The Automated Administrative State
Harvard Kennedy School Shorenstein Center on Media, Politics and Public Policy
The administrative state has undergone radical change in recent decades. In the twentieth century, agencies in the United States generally relied on computers to assist human decision-makers. In the twenty-first century, computers are making agency decisions themselves. Automated systems are increasingly taking human beings out of the loop. Computers terminate Medicaid to cancer patients and deny food stamps to individuals. They identify parents believed to owe child support and initiate collection proceedings against them. Computers purge voters from the rolls and deem small businesses ineligible for federal contracts.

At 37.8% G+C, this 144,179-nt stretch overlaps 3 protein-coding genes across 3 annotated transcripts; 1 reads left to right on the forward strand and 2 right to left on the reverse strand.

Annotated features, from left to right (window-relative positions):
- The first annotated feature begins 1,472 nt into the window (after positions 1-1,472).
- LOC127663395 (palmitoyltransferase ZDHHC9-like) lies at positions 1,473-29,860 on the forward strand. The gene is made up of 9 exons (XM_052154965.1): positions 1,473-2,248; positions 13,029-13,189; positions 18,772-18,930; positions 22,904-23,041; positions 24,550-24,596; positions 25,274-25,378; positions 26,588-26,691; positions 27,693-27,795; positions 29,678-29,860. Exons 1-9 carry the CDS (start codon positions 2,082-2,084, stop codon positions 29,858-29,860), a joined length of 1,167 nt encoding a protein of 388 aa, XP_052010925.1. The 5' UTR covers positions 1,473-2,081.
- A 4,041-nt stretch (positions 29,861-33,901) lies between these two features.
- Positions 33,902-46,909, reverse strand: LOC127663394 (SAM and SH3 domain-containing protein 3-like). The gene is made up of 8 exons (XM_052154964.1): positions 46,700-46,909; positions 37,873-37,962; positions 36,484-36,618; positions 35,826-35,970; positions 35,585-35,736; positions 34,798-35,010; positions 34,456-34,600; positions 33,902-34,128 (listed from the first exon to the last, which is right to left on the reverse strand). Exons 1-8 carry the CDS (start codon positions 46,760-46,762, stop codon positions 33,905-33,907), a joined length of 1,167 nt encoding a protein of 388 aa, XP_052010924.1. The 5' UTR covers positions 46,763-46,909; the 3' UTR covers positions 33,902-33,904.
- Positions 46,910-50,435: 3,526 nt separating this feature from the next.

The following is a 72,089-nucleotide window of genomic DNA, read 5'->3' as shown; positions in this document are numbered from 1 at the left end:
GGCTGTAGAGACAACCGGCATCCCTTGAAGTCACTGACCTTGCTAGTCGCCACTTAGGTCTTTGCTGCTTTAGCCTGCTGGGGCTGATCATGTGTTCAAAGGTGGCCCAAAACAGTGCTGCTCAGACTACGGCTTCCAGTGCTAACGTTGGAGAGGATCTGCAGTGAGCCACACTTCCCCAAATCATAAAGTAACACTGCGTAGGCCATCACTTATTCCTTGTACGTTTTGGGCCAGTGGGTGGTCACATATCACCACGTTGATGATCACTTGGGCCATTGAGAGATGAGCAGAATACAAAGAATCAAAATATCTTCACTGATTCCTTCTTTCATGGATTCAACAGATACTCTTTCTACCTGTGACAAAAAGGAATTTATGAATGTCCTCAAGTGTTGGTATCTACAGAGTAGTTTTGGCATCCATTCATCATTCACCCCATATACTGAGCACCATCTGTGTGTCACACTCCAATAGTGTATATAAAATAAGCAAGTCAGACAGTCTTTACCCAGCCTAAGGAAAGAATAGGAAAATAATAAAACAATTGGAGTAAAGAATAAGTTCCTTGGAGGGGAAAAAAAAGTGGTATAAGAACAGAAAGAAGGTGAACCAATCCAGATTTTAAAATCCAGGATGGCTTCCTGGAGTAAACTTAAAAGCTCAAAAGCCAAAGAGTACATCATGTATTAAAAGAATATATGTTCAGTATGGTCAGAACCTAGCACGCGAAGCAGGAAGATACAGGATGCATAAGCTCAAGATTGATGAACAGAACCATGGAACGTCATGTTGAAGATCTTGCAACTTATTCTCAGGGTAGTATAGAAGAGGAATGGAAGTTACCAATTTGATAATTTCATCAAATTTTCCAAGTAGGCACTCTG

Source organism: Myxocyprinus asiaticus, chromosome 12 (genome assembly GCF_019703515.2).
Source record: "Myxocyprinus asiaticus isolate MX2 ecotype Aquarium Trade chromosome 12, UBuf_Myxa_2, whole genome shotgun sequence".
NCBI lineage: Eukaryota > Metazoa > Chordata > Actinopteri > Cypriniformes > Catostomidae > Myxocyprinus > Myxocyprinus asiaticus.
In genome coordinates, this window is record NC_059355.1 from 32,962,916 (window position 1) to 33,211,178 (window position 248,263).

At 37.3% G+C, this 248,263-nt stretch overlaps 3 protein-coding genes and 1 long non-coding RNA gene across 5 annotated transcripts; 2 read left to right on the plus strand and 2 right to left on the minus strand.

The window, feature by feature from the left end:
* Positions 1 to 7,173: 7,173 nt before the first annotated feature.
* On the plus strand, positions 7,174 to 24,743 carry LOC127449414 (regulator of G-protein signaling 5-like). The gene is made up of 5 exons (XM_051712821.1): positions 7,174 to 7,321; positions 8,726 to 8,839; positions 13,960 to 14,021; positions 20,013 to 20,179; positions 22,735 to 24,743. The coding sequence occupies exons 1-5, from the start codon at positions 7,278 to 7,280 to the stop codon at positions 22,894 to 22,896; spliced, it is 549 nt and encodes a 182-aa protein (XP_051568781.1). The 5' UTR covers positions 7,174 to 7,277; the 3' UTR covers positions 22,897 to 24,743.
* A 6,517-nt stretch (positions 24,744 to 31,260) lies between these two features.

Danielle K. Citron,
The Automated Administrative State,
The Ethical Machine: Big Ideas for Designing Fairer AI and Algorithms
Available at: https://scholarship.law.bu.edu/shorter_works/28